Why is waiting so hard? This is what happens when we rewire our brains to slow down

As yogis, we have a reputation for being cool, calm and collected, but how realistic is this when everyone around us is rushing around, ears glued to their cell phones?

Before the internet, we used to write letters. Letters are so different than IMs or texts. They take time to write. They take time to send.

Then there’s the envelope, a stamp, finding a mailbox and remembering to bring the letter with you when you leave the house.

And once it’s sent, your words wait in undelivered limbo. They land at an unknown time and mystery encases the arrival of a response.

Letter writing is so rich in romance and deep connection — maybe because the waiting invites learning and challenge.

I’ve always been hyper-efficient with lots on the go. So by extension, I kind of sucked at waiting.

I realized this living in Spain in my early 20s, when I worked as an English teacher. I wanted to travel after university, but couldn’t afford it, so my solution was finding a host of travel jobs.

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At first, working in Salamanca, Esp. was a huge struggle because my students would show up late — every single time.

If I was meeting them at their home, I would arrive to find them in no way ready. I would awkwardly wait while they brushed their teeth (at 11 a.m.!), or ate their breakfast or lunch.

One day, I waited 90 minutes in a cafe for one of my students — Laura.

After one hour I started to get mad.

“So disrespectful,” I thought to myself.

Thinking back, it was so ethnocentric to judge “early” as “better.”

This was a time before cell phones, so despite being annoyed, I kept waiting. I couldn’t risk losing the future classes.

When Laura finally arrived, she had a big smile on her face.

“Hola! Que tal?”

“Hi, how are you?” she asked, sitting down like it was nothing!

I was flabbergasted, and that’s when I realized this impatience was mine to hold — not Laura’s or any of my “disrespectful” students.

Myobsession with timelinesswas cultural and I had something to learn.

I realized on that day that I needed to refresh the meaning of the word “wait” entirely. I had to start seeing it as time won, instead of time lost.

Rather than worrying about losing time waiting for the subway, or a late train, I had the power to consciously view the wait, as bonus time — a chance to read a book, write in my journal or even practice on-board airplane chair yoga.

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The lesson I learned in that Spanish cafe was such a hugely potent one for me. To this day, I still can’t shake my Canadian punctuality, but instead of being annoyed, I try my best to approach waiting as a bonus.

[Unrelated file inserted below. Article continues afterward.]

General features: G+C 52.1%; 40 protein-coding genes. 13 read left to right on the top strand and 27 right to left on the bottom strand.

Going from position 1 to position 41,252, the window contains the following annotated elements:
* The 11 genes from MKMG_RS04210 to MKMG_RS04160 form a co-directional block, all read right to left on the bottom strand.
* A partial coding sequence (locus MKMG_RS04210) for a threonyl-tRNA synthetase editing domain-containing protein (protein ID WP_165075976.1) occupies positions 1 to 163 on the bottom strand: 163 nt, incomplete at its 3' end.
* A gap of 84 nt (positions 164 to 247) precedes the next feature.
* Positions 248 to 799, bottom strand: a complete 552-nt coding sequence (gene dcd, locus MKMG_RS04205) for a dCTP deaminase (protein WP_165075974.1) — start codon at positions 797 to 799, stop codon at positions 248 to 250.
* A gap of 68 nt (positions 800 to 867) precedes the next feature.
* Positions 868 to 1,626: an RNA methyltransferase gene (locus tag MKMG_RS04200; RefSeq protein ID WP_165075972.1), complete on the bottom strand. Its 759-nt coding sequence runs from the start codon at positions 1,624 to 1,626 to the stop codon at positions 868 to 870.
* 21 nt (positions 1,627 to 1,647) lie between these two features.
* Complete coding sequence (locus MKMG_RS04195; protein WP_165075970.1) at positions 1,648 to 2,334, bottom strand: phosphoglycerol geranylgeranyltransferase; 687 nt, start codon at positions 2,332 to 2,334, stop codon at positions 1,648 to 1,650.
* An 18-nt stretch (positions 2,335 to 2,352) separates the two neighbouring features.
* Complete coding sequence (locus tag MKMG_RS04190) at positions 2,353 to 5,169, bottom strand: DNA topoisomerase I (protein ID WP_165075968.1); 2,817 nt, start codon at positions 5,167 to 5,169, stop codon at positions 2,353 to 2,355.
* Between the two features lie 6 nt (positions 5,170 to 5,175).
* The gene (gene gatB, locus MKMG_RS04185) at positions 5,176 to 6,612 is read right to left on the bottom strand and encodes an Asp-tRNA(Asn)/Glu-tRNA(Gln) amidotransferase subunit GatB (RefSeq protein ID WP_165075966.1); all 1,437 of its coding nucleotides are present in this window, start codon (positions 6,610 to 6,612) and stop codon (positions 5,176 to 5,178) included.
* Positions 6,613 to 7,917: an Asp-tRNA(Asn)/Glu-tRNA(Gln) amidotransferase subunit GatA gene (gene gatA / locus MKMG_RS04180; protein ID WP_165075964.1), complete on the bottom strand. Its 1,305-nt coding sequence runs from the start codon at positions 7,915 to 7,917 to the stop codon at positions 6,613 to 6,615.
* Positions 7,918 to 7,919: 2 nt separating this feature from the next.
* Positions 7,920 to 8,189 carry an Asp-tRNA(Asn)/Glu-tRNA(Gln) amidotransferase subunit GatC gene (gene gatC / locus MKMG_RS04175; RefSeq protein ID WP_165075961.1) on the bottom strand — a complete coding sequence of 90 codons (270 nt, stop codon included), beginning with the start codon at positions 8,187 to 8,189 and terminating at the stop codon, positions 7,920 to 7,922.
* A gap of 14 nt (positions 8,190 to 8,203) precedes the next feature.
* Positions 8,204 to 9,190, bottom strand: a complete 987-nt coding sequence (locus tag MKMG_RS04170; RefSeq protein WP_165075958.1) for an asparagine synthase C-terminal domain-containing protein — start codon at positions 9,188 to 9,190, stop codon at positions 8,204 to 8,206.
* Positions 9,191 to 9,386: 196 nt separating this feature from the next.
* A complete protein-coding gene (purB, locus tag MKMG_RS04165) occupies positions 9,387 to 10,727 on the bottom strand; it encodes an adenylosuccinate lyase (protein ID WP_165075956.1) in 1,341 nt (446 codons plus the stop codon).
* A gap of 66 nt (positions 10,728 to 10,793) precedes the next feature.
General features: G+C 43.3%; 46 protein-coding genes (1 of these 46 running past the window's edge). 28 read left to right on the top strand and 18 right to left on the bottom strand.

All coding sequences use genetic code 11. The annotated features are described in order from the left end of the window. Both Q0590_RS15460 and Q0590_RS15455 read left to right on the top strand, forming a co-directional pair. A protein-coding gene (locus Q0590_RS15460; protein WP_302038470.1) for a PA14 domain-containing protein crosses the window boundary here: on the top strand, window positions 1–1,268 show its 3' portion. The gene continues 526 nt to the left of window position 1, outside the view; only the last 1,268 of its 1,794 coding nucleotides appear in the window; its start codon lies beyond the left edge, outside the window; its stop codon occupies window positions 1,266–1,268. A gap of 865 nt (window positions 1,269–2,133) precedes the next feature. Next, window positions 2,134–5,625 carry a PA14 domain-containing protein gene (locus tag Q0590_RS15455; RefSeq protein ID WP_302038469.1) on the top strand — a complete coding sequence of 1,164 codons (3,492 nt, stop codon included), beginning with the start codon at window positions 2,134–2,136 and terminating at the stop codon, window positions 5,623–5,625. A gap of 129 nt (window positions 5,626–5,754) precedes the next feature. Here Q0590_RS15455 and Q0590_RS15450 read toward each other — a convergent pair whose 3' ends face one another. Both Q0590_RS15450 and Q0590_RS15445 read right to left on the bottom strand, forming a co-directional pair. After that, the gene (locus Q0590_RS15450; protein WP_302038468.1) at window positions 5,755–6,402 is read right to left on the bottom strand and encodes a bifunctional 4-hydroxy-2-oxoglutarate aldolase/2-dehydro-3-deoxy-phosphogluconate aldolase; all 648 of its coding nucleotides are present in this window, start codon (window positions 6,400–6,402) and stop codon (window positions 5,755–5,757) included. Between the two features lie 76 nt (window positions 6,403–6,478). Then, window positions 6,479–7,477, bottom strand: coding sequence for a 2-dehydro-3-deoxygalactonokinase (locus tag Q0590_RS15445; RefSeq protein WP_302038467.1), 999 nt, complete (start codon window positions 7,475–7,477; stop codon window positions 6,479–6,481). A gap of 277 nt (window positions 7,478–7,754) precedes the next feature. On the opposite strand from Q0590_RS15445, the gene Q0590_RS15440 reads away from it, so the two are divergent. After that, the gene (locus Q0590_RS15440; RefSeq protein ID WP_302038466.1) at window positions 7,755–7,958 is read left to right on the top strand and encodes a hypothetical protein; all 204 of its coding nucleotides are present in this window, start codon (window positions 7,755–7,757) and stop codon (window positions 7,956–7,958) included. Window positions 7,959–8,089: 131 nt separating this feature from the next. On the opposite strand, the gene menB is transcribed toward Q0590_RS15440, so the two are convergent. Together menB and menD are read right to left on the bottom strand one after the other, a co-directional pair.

Once I started being able to see “waiting” for what it is, I felt empowered.

Picture yourself lying in savasana, knowing that the day awaits, ready to start the moment you hear that “namaste.”

As teachers, we see it in the bodies — all tight, wound up and waiting for a sound that signifies someone else is moving, so they can too leap off their mat.

We try to help by reminding people of the beauty of savasana — a chance to let go and let live.

Nowadays, doing nothing is a challenge, but once we become OK with it, we can allow that emptiness into our life in a positive way — wee may even have time to practice the long lost Socratic practice of…thinking.

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What deeper learning is there really?

Is there anything better than getting in-tuned with your body, mind and spirit?

That moment you realize you’re not waiting for savasana to end; you’re letting yourself fall back into the shimmering glow of undefined mystery.

Jimmy Cliff wrote a song that was covered by Jerry Garcia, Willie Nelson and countless others:

“Sitting here in limbo
Waiting for the tide to flow…
Well, they’re putting up resistance
But I know that my faith will lead me on.”

Then there’s Tom Petty:

:The waiting is the hardest part
Every day you get one more yard
You take it on faith, you take it to the heart
The waiting is the hardest part.”

Why are we, humans, writing songs about waiting?

Well, maybe it’s because waiting is like love — filled with undeniable curiosity about the unknown.

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So, the next time you find yourself waiting, consider asking yourself this: Could I be letting go right now? How can I better take in the wholeness of life?

I feel so motivated to explore the obligatory wait times in life, and I’d love to work alongside anyone willing to ride the highs, the lows, and the in-betweens with me.

When we embrace “the wait” as a chance to be still, as the bright light behind the setting sun, we can then face the next challenge head-on with a readiness to forge forward with solutions.

— be peace, Jess